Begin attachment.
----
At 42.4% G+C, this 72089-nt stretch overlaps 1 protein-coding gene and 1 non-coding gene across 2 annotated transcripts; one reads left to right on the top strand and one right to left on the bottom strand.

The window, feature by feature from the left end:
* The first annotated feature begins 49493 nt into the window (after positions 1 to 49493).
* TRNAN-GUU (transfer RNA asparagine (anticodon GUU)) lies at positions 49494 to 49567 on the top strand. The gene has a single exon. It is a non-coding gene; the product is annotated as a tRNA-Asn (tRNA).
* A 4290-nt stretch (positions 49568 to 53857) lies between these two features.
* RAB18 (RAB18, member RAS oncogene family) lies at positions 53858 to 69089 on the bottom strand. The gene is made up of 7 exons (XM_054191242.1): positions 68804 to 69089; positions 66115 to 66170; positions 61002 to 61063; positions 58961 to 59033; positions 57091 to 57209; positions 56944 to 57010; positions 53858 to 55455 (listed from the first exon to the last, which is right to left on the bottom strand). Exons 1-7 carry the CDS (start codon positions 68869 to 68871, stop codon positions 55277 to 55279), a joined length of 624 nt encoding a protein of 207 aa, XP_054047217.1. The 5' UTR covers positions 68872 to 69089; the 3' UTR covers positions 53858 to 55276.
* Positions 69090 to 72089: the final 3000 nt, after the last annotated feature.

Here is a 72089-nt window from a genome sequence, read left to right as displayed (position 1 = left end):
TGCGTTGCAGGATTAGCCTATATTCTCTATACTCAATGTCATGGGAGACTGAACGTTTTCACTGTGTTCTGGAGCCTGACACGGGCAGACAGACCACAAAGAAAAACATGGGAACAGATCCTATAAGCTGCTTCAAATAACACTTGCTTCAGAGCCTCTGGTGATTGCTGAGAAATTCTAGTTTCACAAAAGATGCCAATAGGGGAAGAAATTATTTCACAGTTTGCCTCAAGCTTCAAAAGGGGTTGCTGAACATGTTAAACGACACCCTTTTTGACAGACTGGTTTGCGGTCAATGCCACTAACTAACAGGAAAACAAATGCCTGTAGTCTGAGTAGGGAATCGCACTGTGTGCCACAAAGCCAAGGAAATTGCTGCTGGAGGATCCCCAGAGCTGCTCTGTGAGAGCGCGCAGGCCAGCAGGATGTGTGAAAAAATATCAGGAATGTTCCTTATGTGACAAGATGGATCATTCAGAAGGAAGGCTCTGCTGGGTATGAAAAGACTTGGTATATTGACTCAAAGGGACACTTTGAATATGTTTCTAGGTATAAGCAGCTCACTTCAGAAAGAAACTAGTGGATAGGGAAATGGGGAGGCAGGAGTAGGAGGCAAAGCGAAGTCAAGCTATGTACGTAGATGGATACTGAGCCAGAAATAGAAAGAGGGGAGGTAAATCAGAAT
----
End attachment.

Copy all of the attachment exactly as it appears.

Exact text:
At 42.4% G+C, this 72089-nt stretch overlaps 1 protein-coding gene and 1 non-coding gene across 2 annotated transcripts; one reads left to right on the top strand and one right to left on the bottom strand.

The window, feature by feature from the left end:
* The first annotated feature begins 49493 nt into the window (after positions 1 to 49493).
* TRNAN-GUU (transfer RNA asparagine (anticodon GUU)) lies at positions 49494 to 49567 on the top strand. The gene has a single exon. It is a non-coding gene; the product is annotated as a tRNA-Asn (tRNA).
* A 4290-nt stretch (positions 49568 to 53857) lies between these two features.
* RAB18 (RAB18, member RAS oncogene family) lies at positions 53858 to 69089 on the bottom strand. The gene is made up of 7 exons (XM_054191242.1): positions 68804 to 69089; positions 66115 to 66170; positions 61002 to 61063; positions 58961 to 59033; positions 57091 to 57209; positions 56944 to 57010; positions 53858 to 55455 (listed from the first exon to the last, which is right to left on the bottom strand). Exons 1-7 carry the CDS (start codon positions 68869 to 68871, stop codon positions 55277 to 55279), a joined length of 624 nt encoding a protein of 207 aa, XP_054047217.1. The 5' UTR covers positions 68872 to 69089; the 3' UTR covers positions 53858 to 55276.
* Positions 69090 to 72089: the final 3000 nt, after the last annotated feature.

Here is a 72089-nt window from a genome sequence, read left to right as displayed (position 1 = left end):
TGCGTTGCAGGATTAGCCTATATTCTCTATACTCAATGTCATGGGAGACTGAACGTTTTCACTGTGTTCTGGAGCCTGACACGGGCAGACAGACCACAAAGAAAAACATGGGAACAGATCCTATAAGCTGCTTCAAATAACACTTGCTTCAGAGCCTCTGGTGATTGCTGAGAAATTCTAGTTTCACAAAAGATGCCAATAGGGGAAGAAATTATTTCACAGTTTGCCTCAAGCTTCAAAAGGGGTTGCTGAACATGTTAAACGACACCCTTTTTGACAGACTGGTTTGCGGTCAATGCCACTAACTAACAGGAAAACAAATGCCTGTAGTCTGAGTAGGGAATCGCACTGTGTGCCACAAAGCCAAGGAAATTGCTGCTGGAGGATCCCCAGAGCTGCTCTGTGAGAGCGCGCAGGCCAGCAGGATGTGTGAAAAAATATCAGGAATGTTCCTTATGTGACAAGATGGATCATTCAGAAGGAAGGCTCTGCTGGGTATGAAAAGACTTGGTATATTGACTCAAAGGGACACTTTGAATATGTTTCTAGGTATAAGCAGCTCACTTCAGAAAGAAACTAGTGGATAGGGAAATGGGGAGGCAGGAGTAGGAGGCAAAGCGAAGTCAAGCTATGTACGTAGATGGATACTGAGCCAGAAATAGAAAGAGGGGAGGTAAATCAGAAT